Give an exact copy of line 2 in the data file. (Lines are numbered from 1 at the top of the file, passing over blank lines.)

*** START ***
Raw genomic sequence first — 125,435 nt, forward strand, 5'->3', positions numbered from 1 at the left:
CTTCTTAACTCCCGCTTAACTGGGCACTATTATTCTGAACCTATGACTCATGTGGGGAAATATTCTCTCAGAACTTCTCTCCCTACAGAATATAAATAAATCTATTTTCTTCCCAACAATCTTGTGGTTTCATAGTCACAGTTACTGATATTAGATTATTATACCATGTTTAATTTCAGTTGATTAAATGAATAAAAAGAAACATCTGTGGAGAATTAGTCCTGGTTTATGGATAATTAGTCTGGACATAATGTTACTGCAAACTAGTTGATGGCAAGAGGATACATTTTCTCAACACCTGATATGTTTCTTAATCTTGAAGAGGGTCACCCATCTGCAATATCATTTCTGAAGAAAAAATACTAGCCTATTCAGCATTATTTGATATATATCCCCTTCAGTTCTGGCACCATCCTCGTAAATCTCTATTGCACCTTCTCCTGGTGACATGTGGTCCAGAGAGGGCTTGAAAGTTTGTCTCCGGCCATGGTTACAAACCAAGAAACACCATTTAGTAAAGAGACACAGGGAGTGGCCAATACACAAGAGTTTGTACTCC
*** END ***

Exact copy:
CTTCTTAACTCCCGCTTAACTGGGCACTATTATTCTGAACCTATGACTCATGTGGGGAAATATTCTCTCAGAACTTCTCTCCCTACAGAATATAAATAAATCTATTTTCTTCCCAACAATCTTGTGGTTTCATAGTCACAGTTACTGATATTAGATTATTATACCATGTTTAATTTCAGTTGATTAAATGAATAAAAAGAAACATCTGTGGAGAATTAGTCCTGGTTTATGGATAATTAGTCTGGACATAATGTTACTGCAAACTAGTTGATGGCAAGAGGATACATTTTCTCAACACCTGATATGTTTCTTAATCTTGAAGAGGGTCACCCATCTGCAATATCATTTCTGAAGAAAAAATACTAGCCTATTCAGCATTATTTGATATATATCCCCTTCAGTTCTGGCACCATCCTCGTAAATCTCTATTGCACCTTCTCCTGGTGACATGTGGTCCAGAGAGGGCTTGAAAGTTTGTCTCCGGCCATGGTTACAAACCAAGAAACACCATTTAGTAAAGAGACACAGGGAGTGGCCAATACACAAGAGTTTGTACTCC